By the time most protesters discover they’re hit by an injunction, it’s too late to challenge the terms of its creation and they must simply face the consequences of having breached it. In practice, judges are unlikely to impose penalties on those who genuinely did not know that the injunction existed—especially when the injunction is targeting “persons unknown”—but claimants often put a lot of energy into capturing evidence of protesters being served injunctions, so that they can’t deny knowledge in court. 

When activists are named on injunctions, it can feel intimidatory. Protesters say they have returned home to find thick bundles of paperwork gaffer-taped to their front door, and Nixon tells me that Shell served him with injunction papers that filled five deep ring-binders. Insulate Britain activists had a competition for who had the highest pile of injunction papers.

As those papers stack up, injunctions are proving to be effective at dividing protest movements. Burns, who is working-class and from Swansea, tells me that fellow activists with something to lose are terrified. “I haven’t got enough money to pay and I’m not afraid to have nothing. Everyone with something is afraid of injunctions, they’re afraid of losing what they’ve got”. It’s unsurprising that many have signed undertakings not to breach an injunction, either to remove their name from the injunction or reduce their liability for costs from ongoing legal proceedings. Sometimes those costs can then transfer to the people whose names remain on the injunction, putting increasing pressure on an ever-shrinking group. Burns has fallen out with friends over it.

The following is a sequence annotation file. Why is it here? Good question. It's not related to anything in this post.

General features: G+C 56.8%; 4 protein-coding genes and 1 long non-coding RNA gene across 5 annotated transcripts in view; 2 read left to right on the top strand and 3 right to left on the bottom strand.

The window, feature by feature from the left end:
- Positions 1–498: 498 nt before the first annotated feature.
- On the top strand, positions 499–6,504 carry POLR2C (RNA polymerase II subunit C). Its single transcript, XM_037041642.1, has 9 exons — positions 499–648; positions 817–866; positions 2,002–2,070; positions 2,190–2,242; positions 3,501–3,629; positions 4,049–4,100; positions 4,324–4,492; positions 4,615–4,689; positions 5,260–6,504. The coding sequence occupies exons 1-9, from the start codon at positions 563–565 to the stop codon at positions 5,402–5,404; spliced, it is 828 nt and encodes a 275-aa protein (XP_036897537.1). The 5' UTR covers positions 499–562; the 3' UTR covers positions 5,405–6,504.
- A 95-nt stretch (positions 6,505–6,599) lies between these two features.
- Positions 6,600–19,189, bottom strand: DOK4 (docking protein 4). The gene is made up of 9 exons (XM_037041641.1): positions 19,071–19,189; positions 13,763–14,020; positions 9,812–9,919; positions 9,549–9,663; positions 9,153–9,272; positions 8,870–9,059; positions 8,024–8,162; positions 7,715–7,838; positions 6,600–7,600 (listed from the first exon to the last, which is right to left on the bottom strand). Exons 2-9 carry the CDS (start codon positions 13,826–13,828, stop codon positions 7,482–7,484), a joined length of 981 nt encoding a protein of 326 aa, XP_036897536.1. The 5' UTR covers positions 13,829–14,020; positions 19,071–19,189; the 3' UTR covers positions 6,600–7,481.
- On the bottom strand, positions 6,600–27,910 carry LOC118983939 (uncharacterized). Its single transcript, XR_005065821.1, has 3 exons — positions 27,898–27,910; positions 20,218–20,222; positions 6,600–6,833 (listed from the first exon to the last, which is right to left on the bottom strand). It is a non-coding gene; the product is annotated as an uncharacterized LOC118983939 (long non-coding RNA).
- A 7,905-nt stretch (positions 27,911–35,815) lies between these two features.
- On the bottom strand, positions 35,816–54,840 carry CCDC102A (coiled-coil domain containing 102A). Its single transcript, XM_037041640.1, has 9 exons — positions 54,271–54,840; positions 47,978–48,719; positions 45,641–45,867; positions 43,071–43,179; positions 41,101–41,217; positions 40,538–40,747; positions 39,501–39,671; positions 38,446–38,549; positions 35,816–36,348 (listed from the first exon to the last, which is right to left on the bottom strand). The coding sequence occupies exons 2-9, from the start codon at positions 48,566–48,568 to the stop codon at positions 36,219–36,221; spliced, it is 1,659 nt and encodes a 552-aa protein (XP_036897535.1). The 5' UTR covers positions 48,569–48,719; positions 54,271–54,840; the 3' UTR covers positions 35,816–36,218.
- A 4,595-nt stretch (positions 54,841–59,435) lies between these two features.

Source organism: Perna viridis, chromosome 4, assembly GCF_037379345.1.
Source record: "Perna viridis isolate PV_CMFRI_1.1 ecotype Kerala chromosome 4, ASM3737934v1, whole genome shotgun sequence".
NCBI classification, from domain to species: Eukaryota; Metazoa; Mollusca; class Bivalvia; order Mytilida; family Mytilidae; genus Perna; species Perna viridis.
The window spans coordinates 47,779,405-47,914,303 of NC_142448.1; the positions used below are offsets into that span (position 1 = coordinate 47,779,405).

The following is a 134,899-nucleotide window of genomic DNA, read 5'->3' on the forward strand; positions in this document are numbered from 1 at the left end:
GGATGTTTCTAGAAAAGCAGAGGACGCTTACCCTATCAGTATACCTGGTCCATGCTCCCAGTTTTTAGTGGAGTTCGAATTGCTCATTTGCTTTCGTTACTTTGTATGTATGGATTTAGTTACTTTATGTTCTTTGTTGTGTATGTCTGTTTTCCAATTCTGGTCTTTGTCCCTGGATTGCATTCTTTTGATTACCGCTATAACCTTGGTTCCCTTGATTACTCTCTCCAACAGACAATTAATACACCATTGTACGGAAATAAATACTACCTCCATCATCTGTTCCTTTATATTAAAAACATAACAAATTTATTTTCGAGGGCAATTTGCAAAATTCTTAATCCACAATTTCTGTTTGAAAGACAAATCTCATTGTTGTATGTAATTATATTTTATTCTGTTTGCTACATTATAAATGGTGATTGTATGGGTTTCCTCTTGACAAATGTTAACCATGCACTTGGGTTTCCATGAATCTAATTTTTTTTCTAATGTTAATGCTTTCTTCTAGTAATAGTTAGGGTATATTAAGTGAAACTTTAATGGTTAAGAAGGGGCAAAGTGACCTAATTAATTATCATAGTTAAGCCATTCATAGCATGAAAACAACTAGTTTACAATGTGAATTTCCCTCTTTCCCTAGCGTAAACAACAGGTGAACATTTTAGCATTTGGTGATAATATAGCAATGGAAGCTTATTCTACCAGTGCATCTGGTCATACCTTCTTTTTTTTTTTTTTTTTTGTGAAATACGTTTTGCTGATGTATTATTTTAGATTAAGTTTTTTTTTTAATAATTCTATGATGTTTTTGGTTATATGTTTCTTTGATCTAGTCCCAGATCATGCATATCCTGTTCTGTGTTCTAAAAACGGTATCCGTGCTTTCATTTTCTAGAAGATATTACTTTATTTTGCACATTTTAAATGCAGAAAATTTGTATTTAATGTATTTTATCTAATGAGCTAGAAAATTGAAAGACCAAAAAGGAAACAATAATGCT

Goode and Burns haven’t signed any undertakings and want to stay in resistance against them. But it’s risky to challenge injunctions, because doing so takes up court time, potentially increasing costs for yourself and everyone else. 

Goode is one of hundreds named on an injunction taken out by Thurrock Council (as a result of actions at an oil terminal), the vast majority of whom have signed an undertaking. They fear the mass decision to sign may ultimately undermine any resistance. Another activist, a doctor, tells me that he signed the Thurrock undertaking in order to safeguard his house, because “some of us have to keep something”. He’s already received a suspended sentence for breaching the injunction and paid thousands of pounds, all while awaiting his criminal trial for the same action. He describes the situation as “Kafkaesque”.

After being released from prison following the glue incident this March, Goode returned to the Royal Courts of Justice in June, this time venturing inside. The judge said they’d face no penalty or costs because there was no evidence they knew about the NHL injunction before climbing the gantry. Goode is boosted by the win, though if they breach the injunction again, they’ll be on the hook with everyone else.

Civil disobedience is disruptive by design, so it’s no surprise that governments, business and much of the public want it to go away. But it is, and always has been, a fundamental part of democracy. The United Nations Special Rapporteur for Environmental Defenders, Michel Forst, released a statement in January condemning the severe crackdown on peaceful protest in the UK, including “regressive new laws”. He said he’s “deeply troubled at the use of civil injunctions to ban protest in certain areas”, and that protesters being punished twice for the same action is “a matter of grave concern”.

There’s a video of Burns and Goode defiantly standing outside the Royal Courts of Justice, as police officers diligently unglue them. As they’re escorted into police vans they continue their appeal to the moral conscience of the public—and those in power. Will the next government heed the concerns of Forst and others and seek a different social compact between the courts and protesters? Will it release the grip of anti-protest injunctions on our justice system?